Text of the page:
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Author's profile photo Jason Cao

Coach’s Corner – How We Are Valued

People go where they are welcomed, and stay where they are valued.

A welcoming and inclusive neighbourhood, community, team or business makes us want to be part of it. However, this inviting feeling is only a start, and much more is needed for us to feel we belong and want to stay.

Several recent conversations about family and career reminded me of the important role that those around us have in creating our sense of security and purpose. In one conversation, a colleague spoke of how involving her mother in preparing their Christmas dinner last year transformed the elderly woman from a guest in their house to an active member in their home (and ultimately, their family). In a separate coaching conversation, another colleague wonders how the “Dream Team” he just joined can make him feel so unmotivated only a month into the job.

There is a larger ‘disconnect’ in our society these days – we’ve taken each other for granted, and turned human relationships into transactions. In human resources management, attracting talent and retaining talent are treated as two separate things. Businesses manage customers the same way – with pre-sales teams focused on prospecting versus post-sales teams focused on maintenance activities. How are the experiences for employees and customers in these cases? Now that they’ve arrived, will they stay?

Retention should be part of the acquisition – meaning anyone in charge of bringing onboard or welcoming new people should also be partially responsible for retaining them. I say “partially” because there are many others who could and should be involved in fostering this relationship. As a career coach, I will focus on the workplace scenario, and list a few ways we can make employees feel valued:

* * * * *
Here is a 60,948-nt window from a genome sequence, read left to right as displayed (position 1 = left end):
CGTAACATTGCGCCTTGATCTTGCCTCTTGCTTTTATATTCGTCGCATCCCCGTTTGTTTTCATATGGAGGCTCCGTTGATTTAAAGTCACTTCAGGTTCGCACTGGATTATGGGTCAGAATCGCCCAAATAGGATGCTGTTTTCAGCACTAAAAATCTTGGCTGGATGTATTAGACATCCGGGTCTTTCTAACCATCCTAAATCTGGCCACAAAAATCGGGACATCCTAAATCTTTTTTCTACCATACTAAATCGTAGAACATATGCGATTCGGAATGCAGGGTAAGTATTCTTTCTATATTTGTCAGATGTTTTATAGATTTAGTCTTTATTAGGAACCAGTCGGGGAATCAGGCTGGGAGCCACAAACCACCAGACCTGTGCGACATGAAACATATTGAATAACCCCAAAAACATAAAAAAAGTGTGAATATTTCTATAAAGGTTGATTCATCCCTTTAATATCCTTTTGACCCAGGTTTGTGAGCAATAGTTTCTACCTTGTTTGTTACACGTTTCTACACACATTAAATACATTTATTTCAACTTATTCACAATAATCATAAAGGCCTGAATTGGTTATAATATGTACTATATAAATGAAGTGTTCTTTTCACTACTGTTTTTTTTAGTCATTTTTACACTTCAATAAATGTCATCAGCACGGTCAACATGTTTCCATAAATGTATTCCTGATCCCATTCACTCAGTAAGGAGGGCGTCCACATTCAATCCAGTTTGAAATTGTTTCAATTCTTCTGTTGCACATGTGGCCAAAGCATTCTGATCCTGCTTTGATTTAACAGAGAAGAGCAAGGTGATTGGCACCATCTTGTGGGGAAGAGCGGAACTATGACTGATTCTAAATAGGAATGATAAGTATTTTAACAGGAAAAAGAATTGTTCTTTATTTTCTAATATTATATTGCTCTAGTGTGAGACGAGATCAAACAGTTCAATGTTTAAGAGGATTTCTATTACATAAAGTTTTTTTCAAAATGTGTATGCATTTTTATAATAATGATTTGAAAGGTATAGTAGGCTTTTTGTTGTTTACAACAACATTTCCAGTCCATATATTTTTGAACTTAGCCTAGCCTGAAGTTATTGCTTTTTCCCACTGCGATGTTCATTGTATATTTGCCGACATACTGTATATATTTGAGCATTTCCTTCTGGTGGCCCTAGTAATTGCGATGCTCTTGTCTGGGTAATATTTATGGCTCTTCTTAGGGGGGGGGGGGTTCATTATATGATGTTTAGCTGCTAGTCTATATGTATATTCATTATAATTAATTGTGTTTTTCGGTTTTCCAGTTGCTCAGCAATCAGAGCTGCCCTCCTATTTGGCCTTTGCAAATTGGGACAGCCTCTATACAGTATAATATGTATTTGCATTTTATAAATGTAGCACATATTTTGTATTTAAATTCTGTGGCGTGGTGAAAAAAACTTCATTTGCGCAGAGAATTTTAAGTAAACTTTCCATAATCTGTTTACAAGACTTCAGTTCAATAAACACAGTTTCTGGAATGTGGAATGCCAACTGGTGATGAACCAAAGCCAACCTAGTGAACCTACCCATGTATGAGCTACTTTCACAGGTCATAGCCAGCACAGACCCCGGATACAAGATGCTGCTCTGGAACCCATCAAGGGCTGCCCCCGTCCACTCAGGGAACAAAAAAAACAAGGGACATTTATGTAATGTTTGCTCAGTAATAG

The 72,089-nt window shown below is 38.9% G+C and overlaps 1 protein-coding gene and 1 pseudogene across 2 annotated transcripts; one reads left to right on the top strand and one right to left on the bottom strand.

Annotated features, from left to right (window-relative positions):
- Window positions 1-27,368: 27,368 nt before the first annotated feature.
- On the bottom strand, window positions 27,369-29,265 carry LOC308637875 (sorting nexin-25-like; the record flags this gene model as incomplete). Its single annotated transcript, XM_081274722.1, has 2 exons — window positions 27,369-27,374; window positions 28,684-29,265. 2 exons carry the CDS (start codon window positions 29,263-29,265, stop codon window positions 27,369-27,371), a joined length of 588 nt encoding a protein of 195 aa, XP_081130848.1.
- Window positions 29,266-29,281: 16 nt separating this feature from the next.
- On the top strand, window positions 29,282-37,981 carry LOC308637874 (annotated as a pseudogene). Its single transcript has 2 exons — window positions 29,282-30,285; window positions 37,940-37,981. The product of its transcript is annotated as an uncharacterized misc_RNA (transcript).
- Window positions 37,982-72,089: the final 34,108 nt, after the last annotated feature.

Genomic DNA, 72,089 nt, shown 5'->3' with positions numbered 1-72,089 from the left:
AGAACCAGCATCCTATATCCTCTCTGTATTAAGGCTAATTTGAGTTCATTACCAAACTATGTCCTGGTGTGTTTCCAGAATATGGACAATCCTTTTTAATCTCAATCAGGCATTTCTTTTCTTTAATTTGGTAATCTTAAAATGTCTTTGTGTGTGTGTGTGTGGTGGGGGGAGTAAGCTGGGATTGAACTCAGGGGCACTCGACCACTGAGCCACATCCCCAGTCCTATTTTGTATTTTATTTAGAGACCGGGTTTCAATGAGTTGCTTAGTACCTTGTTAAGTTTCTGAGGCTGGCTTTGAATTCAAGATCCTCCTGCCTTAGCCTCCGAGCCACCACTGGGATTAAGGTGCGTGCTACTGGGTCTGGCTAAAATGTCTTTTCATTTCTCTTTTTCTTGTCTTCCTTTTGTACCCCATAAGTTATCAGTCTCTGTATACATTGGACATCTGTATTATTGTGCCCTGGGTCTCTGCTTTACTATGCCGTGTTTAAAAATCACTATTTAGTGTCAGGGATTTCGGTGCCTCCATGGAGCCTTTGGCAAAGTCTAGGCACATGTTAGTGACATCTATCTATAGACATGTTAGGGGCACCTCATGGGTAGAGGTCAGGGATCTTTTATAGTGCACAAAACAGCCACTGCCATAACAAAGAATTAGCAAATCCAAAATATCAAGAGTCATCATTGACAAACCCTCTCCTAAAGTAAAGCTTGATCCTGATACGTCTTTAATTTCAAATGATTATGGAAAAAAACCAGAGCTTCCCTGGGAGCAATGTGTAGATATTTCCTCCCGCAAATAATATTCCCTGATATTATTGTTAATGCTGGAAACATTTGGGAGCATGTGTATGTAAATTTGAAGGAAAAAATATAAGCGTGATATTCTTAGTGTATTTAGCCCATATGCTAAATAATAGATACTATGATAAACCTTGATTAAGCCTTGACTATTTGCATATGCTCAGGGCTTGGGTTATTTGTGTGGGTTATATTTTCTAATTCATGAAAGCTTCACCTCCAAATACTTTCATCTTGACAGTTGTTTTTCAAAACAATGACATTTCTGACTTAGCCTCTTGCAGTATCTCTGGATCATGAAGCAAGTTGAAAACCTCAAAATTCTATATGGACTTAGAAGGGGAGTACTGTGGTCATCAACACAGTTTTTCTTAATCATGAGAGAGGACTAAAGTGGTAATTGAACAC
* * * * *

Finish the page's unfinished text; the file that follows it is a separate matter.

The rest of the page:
• Recognize their skills and knowledge. Apply their expertise at the right level such that their experiences are honoured and utilized (see Christmas dinner example above), rather than wasted. Yes, this means you need to put in the effort of getting to know the individual!
  • See their potential. Look to the future, and invest in their development personally and professionally. Talent acquisition is often costly, and organizations who think simply in terms of ROI once someone comes onboard is still stuck in the transactional-mindset, and missing the greatest asset under their noses – the person’s potential.
  • Democratize recognition. Give everyone (not just managers) in the organization the ability to recognize and praise each other for the help or good work they are doing. At SAP, employees use a tool to recognize one another for demonstrating any of our core behaviours such as “break down silos” or “keep the  promise.” The recipient’s manager is also alerted to the recognition.
  • Say “Thank you!”

What other ways can we show others we value them? Please add your comments below.


Check out more blog posts in this series: Coach’s Corner.

[Photo by Belinda Fewings on Unsplash]

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      Author's profile photo Susan Keohan
      Susan Keohan

      Hi Jason,

      I am not a 'boss' but I can tell you that when somebody actively listens to my concerns (no matter how minor!) it feels much better than someone who is just trying to get me out of their office.
      A little active listening could go a long way.



      Author's profile photo Jason Cao
      Jason Cao
      Blog Post Author

      Hi Sue,

      Thank you for sharing your perspective and for adding this reminder. This is very true - to give someone time and attention by actively listening is to truly honour and value them. I appreciate you reading this blog and adding your comment and wisdom!